Clark rented the house next to Brown Animal Hospital with the understanding that she would vacate in 30 days if Brown sold the building. That occurred six months after she opened Doggie Daycare, prompting her move down the road to 59 Industrial Ave. in Williston, a former automobile body repair shop. She took out a $20,000 Small Business Administration loan to grow the business. “My plan was to buy the building eventually. The first year I didn’t lose any money, but I didn’t make any. The second year, things started to work. I paid off the loan and made enough to pay the expenses. The third year, I bought the building from the owner.” 

Revenue increased about 20 percent every year, Clark says, and continues to grow. Today the business employs 15 to 20 people, depending on the season, including many high school and college students who work there during breaks. 

Clark’s life partner, Amanda Poquette, was a high school senior at Champlain Valley Union when she began working at the daycare in 2000. She started at the reception desk and worked her way into her current position as general manager.

“Amanda’s and my friendship developed slowly over time,” says Clark. They now live together in a Hinesburg farmhouse with Poquette’s 12-year-old sister, Ginny, and a menagerie of animals: Clark’s six dogs, a Chinese water dragon, and a rabbit; Poquette’s three “house dogs”; and a team of 18 Siberian huskies. 

Lisa Primo and Tye TonkinEmployees at Gulliver’s Doggie Daycare must understand dog behavior and react properly when something happens. Lisa Primo and Tye Tonkin are managers.

While it looks like they play with dogs all day, Poquette and Clark say the work is demanding mentally and physically. Employees must understand dog behavior and react properly when something happens. They also clean the facility constantly, including crates, walls, and outdoor areas, in all weather conditions.

The facility features five play yards, indoor quiet zones, and sections for small dogs, large dogs, “goofy” adolescents, and puppies. The space evolved through the years as Clark added doors and gates and created areas for playing, training, and bathing. She enjoys doing renovations and building outdoor climbing gyms, bridges, and a pirate ship where dogs play and rest.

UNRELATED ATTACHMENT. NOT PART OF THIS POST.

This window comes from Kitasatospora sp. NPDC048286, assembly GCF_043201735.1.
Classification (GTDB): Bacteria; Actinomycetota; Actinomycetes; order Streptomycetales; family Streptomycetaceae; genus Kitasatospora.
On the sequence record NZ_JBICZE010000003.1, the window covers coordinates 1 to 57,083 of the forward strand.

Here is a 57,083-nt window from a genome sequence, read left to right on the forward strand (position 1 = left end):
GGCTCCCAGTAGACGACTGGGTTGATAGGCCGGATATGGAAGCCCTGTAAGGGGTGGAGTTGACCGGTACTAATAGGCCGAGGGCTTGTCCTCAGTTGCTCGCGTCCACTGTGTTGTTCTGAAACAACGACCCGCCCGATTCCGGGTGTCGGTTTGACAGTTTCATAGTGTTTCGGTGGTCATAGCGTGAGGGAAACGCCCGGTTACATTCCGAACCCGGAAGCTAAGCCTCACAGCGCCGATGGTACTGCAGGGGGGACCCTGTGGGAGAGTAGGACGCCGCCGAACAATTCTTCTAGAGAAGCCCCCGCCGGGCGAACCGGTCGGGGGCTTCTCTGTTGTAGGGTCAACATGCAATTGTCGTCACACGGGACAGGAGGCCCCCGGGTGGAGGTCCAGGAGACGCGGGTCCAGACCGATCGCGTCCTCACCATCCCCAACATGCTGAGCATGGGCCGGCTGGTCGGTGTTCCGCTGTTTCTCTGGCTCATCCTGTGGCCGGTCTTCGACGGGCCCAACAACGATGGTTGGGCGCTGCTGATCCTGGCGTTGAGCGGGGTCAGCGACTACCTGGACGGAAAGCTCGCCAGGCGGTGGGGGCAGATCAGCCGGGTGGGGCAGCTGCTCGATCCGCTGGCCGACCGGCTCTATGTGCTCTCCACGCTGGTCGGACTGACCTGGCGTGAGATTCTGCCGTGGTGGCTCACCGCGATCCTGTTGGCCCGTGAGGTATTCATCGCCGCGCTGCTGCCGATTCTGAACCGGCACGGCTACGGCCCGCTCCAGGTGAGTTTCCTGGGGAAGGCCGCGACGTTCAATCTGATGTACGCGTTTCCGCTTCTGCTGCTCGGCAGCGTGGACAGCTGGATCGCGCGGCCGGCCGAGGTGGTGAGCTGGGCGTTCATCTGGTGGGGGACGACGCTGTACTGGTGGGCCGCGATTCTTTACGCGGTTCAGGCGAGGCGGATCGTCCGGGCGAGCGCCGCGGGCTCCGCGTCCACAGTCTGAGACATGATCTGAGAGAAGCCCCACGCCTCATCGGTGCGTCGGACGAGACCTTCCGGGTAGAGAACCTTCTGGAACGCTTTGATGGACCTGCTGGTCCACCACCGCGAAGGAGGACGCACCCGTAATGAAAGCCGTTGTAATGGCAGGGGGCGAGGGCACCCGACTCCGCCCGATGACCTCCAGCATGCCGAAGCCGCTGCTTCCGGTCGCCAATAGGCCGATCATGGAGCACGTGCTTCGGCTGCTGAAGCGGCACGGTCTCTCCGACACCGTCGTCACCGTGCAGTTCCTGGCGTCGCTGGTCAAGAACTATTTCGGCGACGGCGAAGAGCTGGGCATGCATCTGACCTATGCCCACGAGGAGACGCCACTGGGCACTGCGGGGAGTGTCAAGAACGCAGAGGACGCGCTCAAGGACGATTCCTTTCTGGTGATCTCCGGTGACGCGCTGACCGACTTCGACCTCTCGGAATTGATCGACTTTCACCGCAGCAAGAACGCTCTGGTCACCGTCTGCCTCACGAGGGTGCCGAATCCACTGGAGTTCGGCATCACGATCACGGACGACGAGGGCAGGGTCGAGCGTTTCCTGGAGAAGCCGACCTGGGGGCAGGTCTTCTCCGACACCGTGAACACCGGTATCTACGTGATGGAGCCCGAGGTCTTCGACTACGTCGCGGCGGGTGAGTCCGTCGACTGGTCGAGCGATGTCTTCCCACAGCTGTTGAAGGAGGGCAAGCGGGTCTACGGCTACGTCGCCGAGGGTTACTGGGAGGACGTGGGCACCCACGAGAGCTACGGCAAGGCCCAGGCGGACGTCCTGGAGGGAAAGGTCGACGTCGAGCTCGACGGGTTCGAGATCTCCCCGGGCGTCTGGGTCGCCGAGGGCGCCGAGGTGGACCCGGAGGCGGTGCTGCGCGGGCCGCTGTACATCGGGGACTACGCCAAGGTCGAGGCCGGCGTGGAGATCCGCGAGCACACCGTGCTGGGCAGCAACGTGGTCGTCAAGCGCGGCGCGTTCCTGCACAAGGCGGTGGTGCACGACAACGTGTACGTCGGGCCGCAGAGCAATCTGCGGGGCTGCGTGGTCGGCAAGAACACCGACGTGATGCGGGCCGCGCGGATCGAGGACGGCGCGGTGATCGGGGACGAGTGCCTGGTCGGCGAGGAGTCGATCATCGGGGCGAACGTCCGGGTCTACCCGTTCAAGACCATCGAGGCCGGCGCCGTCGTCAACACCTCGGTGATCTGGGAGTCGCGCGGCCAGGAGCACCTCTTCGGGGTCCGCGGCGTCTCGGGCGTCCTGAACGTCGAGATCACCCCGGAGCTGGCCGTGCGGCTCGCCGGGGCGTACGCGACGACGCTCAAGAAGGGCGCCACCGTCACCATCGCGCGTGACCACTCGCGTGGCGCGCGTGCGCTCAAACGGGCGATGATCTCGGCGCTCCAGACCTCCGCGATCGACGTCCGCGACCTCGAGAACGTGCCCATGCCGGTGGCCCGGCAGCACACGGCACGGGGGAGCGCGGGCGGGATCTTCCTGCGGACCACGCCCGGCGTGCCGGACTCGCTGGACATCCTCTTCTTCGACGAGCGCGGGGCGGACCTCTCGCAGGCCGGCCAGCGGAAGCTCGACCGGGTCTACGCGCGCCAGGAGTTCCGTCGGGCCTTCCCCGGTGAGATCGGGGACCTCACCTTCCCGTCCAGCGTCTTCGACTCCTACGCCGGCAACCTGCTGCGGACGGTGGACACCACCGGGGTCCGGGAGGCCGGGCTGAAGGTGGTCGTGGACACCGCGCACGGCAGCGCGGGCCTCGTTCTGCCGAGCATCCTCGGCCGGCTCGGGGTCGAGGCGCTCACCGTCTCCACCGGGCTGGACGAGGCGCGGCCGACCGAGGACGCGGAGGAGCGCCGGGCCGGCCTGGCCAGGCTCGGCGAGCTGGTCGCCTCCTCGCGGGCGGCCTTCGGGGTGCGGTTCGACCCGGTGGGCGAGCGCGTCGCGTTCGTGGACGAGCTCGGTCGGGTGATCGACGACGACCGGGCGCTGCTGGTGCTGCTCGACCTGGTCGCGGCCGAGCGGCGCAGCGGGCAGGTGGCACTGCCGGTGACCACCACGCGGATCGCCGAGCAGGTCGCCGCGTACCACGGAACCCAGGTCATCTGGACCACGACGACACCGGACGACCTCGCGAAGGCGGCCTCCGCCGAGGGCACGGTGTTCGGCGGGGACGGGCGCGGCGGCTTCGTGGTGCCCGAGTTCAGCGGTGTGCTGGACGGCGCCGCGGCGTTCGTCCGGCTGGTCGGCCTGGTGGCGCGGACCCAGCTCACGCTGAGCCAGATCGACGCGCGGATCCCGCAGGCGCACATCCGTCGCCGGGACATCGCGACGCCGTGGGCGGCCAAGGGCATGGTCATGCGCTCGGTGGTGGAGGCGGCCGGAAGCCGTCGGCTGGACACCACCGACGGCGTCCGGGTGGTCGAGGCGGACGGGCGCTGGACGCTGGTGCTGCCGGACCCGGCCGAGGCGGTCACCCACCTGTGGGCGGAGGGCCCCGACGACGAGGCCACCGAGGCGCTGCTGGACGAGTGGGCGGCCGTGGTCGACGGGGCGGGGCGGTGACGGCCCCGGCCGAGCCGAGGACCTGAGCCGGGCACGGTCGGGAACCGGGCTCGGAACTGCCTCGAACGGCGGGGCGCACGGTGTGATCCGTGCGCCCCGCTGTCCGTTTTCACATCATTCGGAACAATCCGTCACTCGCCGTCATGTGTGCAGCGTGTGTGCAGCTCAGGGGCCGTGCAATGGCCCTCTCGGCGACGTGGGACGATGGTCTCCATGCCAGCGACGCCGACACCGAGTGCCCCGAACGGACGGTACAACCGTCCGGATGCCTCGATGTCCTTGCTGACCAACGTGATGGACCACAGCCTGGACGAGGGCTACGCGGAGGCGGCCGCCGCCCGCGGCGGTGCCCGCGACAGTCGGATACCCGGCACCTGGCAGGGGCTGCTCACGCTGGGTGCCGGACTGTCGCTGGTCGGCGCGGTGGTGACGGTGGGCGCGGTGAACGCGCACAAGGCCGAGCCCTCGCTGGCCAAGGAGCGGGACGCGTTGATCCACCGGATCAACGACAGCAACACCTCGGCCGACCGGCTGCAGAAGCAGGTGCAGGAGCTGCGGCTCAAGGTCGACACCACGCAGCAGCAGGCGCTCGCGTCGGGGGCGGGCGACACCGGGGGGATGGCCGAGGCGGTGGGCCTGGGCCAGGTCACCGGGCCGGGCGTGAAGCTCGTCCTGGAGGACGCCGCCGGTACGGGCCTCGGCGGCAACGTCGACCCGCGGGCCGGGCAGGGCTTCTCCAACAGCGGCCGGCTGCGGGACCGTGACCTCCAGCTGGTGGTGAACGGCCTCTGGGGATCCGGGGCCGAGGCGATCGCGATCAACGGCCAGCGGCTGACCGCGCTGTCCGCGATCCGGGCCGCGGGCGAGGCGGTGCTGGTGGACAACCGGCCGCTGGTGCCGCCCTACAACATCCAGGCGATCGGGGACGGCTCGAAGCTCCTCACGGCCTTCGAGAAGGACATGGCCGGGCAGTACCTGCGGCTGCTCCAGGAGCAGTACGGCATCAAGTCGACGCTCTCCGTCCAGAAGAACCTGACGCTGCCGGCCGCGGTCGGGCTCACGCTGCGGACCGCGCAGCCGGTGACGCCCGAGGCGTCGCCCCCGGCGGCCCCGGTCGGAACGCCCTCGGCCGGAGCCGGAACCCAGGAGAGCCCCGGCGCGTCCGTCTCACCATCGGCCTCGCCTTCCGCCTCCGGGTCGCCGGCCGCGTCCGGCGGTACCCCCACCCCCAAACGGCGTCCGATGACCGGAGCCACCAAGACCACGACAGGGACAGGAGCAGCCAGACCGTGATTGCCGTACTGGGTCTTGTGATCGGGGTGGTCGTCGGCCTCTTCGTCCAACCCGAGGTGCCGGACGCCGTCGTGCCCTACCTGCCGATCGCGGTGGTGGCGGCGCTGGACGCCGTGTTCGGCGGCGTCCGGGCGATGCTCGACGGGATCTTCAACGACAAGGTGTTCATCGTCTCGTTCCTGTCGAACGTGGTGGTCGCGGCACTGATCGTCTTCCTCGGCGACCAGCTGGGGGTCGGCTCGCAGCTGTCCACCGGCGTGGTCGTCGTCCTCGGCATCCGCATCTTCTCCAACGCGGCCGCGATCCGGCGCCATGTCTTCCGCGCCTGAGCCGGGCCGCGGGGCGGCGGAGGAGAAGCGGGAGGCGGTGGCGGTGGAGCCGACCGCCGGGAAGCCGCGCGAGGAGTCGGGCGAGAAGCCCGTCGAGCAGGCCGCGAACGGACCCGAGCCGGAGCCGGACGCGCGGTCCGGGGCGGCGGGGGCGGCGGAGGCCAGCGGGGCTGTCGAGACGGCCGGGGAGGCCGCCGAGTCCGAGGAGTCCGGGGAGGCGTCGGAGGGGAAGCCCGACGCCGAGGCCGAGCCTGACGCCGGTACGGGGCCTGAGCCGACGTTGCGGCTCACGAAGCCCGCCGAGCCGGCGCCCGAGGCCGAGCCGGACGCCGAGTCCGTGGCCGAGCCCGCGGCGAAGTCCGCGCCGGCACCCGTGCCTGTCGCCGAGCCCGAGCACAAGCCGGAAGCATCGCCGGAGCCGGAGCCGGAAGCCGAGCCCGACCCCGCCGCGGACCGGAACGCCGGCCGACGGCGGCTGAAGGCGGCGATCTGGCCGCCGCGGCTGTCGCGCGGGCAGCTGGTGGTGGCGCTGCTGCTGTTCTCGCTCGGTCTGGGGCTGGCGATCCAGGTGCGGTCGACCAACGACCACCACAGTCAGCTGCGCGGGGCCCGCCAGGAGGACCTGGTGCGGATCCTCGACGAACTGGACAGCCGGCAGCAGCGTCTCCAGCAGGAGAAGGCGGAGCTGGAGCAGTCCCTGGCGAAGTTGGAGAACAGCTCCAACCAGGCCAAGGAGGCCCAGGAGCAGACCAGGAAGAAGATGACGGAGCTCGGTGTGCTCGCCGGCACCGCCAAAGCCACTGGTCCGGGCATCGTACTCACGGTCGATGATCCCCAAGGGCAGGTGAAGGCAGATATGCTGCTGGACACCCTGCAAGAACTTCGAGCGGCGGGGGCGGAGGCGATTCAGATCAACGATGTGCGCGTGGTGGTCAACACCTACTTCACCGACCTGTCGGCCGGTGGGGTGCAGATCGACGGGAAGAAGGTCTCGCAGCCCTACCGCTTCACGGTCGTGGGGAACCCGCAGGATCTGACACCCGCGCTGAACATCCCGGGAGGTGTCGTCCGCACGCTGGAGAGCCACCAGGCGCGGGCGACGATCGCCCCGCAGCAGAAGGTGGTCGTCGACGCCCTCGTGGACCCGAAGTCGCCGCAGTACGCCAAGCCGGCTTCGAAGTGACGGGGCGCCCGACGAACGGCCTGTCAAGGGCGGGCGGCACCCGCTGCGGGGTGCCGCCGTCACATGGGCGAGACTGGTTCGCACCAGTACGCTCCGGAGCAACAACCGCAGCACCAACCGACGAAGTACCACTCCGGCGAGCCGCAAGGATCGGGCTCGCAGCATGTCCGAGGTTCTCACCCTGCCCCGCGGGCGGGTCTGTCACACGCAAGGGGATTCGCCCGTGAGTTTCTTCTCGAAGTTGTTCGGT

“We’re still figuring out better ways to do things,” Clark says. Many new ideas come from employees. “People who work here are invested in the improvements, and they make the place better.” An employee suggestion box encourages ideas, with a $20 award given monthly for the best suggestion. Clark is exploring the addition of grooming services and an obedience course for training and competitions.

Continually improving is one of Clark’s strengths as a businessperson, says longtime client Muriel Ryan. “Pat has so much foresight, with good ideas and things to improve the situation for dogs.” Ryan often seeks Clark’s advice on dog issues. “She knows everything there is to know about dogs. She has given me so much help with ongoing things as my dog was growing up.”

A pickup and drop-off service was added four years ago. For $5 round-trip, dogs get a ride in the distinctive purple Gully Bus. “The bus was our genius,” Clark says. The company always used purple for advertising and images, she continues, and “Amanda thought it would be fun to have a purple bus. So we went on a road trip to find an old school bus, and we painted it purple.” 

Clients love the service, says Poquette. “To pick up and drop off a dog adds a lot of time to the day. It’s convenient for them to have us do it. Also, a lot of older people don’t want to drive in bad weather.”

For the dogs, socializing at daycare is important. They play and learn communication skills. 

 “If dogs are with humans all the time, they don’t learn dog language or social structure, and they might make mistakes with other dogs,” says Clark. “People tell us their dogs behave better after coming here.”

Ryan recalls bringing her dog, Chip, to Doggie Daycare and watching the dogs interact. “They were having a fantastic time, and you could just see what a great thing this was for dogs, exercising and running with the pack. Then they come home and they are relaxed.”

Training animals remains Clark’s favorite pastime. She trained “Sandy” in the Lyric Theater Company production of Annie at the Flynn Theatre in 1998. Other hobbies include renovating commercial properties (she owns two office buildings in South Burlington), restoring old cars and boats, and traveling abroad. She loves to read and become immersed in a topic — currently alternative energy. “I am looking into making solar panels. I’m also looking into windmills to see what can be done.” 

Helping dogs in need remains one of her missions. She places rescue dogs in homes and recently donated dog harnesses and oxygen masks to the Charlotte and Williston rescue squads. She also helps young people by hiring youths from Woodside Juvenile Rehabilitation Center and Stepping Stones. “A lot of times kids with difficulties do really well with animals,” she says. “If we see a kid who has an interest in dogs, we will foster that interest.” Many return as adults to become employees of Gulliver’s Doggie Daycare.

“It’s part of giving back to the community, but it works the other way even more, in that it helps this place,” she says. “It makes it better and stronger so that I, and the people who work here, can be proud of what we do.”•